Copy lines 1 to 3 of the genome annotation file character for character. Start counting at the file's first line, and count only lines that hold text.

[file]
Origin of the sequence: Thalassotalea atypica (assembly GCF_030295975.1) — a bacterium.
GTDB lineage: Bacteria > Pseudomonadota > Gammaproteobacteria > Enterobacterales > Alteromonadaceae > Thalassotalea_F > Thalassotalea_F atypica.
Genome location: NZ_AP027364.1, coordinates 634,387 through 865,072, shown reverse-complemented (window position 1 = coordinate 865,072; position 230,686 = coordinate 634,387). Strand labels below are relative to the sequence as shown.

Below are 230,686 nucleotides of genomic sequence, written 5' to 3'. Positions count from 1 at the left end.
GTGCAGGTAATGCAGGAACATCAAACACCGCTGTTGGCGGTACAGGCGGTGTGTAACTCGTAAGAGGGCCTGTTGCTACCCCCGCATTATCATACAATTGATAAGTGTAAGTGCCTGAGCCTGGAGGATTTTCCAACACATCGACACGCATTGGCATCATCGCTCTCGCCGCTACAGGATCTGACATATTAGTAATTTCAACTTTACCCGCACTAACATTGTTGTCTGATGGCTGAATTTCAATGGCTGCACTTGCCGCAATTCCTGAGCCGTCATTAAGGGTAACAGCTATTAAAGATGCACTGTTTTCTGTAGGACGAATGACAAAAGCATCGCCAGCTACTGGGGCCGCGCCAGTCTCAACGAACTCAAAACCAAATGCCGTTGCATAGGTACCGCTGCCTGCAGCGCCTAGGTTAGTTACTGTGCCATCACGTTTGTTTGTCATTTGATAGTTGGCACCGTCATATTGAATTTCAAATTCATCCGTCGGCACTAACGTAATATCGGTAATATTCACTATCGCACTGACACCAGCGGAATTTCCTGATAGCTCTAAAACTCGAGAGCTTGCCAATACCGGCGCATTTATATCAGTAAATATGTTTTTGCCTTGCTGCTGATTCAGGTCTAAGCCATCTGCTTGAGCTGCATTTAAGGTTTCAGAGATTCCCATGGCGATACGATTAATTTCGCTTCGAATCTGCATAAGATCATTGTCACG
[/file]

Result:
Origin of the sequence: Thalassotalea atypica (assembly GCF_030295975.1) — a bacterium.
GTDB lineage: Bacteria > Pseudomonadota > Gammaproteobacteria > Enterobacterales > Alteromonadaceae > Thalassotalea_F > Thalassotalea_F atypica.
Genome location: NZ_AP027364.1, coordinates 634,387 through 865,072, shown reverse-complemented (window position 1 = coordinate 865,072; position 230,686 = coordinate 634,387). Strand labels below are relative to the sequence as shown.